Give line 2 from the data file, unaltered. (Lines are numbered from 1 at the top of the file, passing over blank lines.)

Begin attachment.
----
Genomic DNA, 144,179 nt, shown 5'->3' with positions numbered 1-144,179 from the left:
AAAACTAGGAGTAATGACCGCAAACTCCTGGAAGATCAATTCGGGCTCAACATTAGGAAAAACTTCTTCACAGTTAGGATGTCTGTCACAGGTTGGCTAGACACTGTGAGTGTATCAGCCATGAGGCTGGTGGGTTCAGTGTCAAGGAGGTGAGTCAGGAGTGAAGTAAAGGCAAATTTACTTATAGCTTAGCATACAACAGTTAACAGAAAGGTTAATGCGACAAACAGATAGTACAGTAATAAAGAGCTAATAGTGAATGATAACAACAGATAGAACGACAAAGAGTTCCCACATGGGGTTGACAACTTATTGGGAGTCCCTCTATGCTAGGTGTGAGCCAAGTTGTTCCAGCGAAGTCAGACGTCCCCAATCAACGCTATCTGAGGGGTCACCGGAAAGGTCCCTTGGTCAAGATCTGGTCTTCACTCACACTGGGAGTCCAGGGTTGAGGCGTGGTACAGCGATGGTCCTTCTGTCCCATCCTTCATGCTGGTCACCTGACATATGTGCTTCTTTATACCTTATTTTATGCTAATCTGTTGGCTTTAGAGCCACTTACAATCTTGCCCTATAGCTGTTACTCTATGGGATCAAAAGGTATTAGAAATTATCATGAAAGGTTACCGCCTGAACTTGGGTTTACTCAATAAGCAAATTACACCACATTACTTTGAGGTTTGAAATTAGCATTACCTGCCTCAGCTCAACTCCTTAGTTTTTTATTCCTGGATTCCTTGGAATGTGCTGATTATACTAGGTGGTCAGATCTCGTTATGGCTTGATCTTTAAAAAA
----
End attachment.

AAAACTAGGAGTAATGACCGCAAACTCCTGGAAGATCAATTCGGGCTCAACATTAGGAAAAACTTCTTCACAGTTAGGATGTCTGTCACAGGTTGGCTAGACACTGTGAGTGTATCAGCCATGAGGCTGGTGGGTTCAGTGTCAAGGAGGTGAGTCAGGAGTGAAGTAAAGGCAAATTTACTTATAGCTTAGCATACAACAGTTAACAGAAAGGTTAATGCGACAAACAGATAGTACAGTAATAAAGAGCTAATAGTGAATGATAACAACAGATAGAACGACAAAGAGTTCCCACATGGGGTTGACAACTTATTGGGAGTCCCTCTATGCTAGGTGTGAGCCAAGTTGTTCCAGCGAAGTCAGACGTCCCCAATCAACGCTATCTGAGGGGTCACCGGAAAGGTCCCTTGGTCAAGATCTGGTCTTCACTCACACTGGGAGTCCAGGGTTGAGGCGTGGTACAGCGATGGTCCTTCTGTCCCATCCTTCATGCTGGTCACCTGACATATGTGCTTCTTTATACCTTATTTTATGCTAATCTGTTGGCTTTAGAGCCACTTACAATCTTGCCCTATAGCTGTTACTCTATGGGATCAAAAGGTATTAGAAATTATCATGAAAGGTTACCGCCTGAACTTGGGTTTACTCAATAAGCAAATTACACCACATTACTTTGAGGTTTGAAATTAGCATTACCTGCCTCAGCTCAACTCCTTAGTTTTTTATTCCTGGATTCCTTGGAATGTGCTGATTATACTAGGTGGTCAGATCTCGTTATGGCTTGATCTTTAAAAAA